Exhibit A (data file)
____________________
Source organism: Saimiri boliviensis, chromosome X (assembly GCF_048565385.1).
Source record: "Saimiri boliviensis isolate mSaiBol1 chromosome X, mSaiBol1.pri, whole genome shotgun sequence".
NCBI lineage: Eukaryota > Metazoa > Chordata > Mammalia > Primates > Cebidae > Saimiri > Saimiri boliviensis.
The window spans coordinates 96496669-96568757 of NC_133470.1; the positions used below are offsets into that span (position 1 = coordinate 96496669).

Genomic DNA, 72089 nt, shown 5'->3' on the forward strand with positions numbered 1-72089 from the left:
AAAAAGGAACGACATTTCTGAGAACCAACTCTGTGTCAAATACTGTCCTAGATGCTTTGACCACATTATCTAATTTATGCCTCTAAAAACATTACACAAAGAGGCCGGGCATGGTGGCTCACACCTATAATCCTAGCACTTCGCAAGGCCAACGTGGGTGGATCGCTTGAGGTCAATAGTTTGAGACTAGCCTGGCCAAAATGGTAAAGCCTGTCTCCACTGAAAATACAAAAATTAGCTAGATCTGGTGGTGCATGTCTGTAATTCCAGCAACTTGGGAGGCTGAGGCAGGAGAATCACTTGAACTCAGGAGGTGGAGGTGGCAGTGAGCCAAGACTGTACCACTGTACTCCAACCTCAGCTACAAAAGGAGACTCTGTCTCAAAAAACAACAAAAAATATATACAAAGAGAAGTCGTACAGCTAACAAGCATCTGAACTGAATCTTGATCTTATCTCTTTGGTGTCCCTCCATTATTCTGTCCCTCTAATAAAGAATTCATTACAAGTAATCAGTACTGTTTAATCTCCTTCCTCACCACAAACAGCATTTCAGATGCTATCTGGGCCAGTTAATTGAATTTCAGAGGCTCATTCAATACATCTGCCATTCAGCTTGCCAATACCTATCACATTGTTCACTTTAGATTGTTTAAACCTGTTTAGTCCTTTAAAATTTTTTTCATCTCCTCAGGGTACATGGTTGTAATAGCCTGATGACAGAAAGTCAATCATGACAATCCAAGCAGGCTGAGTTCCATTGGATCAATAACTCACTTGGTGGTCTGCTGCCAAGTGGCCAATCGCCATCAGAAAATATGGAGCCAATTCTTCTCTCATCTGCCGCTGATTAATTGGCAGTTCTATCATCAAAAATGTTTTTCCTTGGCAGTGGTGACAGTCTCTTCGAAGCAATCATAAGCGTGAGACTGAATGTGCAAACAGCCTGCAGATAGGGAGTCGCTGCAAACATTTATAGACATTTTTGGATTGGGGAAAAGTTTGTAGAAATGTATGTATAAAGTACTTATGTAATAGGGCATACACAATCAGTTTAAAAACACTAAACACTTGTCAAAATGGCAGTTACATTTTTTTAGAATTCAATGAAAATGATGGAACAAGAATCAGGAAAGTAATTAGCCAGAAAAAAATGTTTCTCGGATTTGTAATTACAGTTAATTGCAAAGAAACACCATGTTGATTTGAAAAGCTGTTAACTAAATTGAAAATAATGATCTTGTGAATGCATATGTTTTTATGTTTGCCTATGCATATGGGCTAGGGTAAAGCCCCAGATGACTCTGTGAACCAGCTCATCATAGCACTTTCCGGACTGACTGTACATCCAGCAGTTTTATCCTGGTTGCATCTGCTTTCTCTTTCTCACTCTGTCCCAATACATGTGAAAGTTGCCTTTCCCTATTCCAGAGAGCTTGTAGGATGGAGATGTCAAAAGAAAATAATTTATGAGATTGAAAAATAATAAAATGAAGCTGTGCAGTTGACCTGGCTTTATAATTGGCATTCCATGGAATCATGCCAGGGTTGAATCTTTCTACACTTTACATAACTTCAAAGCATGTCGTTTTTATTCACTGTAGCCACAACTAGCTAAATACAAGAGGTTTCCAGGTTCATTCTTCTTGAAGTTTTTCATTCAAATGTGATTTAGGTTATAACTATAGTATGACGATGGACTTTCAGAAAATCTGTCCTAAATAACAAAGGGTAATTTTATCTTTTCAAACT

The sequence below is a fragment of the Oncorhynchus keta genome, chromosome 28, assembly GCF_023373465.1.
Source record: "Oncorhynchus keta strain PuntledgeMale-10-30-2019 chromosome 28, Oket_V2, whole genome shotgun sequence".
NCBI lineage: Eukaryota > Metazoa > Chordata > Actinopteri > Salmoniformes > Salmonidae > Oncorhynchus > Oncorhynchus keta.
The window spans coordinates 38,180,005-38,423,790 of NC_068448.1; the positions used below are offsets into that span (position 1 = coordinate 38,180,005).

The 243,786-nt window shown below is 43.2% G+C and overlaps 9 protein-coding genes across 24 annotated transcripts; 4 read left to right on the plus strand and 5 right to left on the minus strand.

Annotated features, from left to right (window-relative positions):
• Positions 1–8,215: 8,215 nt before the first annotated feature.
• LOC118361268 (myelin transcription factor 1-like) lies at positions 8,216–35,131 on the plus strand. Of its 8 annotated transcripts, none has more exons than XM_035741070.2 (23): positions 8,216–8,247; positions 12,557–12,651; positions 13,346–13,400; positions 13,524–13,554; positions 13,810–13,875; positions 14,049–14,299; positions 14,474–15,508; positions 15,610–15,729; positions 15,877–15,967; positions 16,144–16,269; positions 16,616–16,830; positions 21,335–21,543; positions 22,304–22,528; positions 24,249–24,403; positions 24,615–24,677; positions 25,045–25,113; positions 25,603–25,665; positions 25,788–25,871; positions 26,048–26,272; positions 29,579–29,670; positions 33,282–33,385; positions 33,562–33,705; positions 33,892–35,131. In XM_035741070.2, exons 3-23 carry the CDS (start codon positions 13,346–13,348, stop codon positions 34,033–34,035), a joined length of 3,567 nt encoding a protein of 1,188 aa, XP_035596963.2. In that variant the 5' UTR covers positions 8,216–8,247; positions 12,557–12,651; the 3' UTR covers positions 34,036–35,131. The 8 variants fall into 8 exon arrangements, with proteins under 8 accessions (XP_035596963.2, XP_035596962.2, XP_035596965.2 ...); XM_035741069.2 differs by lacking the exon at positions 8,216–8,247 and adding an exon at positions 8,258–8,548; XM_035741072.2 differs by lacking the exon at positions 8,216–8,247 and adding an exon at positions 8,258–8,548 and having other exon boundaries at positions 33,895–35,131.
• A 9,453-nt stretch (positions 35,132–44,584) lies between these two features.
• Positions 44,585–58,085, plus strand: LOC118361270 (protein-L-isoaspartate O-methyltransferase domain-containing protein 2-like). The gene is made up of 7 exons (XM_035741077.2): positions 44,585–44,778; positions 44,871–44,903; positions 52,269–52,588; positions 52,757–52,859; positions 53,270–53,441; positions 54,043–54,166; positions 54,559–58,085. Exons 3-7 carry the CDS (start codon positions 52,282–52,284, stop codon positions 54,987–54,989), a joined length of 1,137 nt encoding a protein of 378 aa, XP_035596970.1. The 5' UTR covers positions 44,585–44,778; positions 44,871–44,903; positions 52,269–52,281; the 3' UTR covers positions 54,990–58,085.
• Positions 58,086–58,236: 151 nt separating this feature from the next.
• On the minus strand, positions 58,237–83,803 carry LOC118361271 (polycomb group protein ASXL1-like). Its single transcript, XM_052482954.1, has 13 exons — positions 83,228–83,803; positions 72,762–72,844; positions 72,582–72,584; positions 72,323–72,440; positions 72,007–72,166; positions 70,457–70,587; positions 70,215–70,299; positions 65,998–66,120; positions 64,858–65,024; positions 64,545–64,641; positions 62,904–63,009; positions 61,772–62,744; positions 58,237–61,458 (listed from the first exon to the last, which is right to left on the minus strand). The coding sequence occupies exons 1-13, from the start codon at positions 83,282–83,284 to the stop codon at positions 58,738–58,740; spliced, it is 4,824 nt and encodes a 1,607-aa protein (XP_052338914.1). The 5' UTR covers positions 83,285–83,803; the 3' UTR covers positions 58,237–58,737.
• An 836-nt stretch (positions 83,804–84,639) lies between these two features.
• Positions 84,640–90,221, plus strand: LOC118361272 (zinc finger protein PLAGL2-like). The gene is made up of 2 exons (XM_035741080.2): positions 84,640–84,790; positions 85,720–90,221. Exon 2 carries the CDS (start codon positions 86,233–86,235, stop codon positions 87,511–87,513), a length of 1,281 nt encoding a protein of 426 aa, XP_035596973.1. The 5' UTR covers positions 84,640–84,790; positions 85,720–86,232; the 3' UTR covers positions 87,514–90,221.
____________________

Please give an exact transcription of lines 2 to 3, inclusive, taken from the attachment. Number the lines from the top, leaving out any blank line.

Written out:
Source record: "Saimiri boliviensis isolate mSaiBol1 chromosome X, mSaiBol1.pri, whole genome shotgun sequence".
NCBI lineage: Eukaryota > Metazoa > Chordata > Mammalia > Primates > Cebidae > Saimiri > Saimiri boliviensis.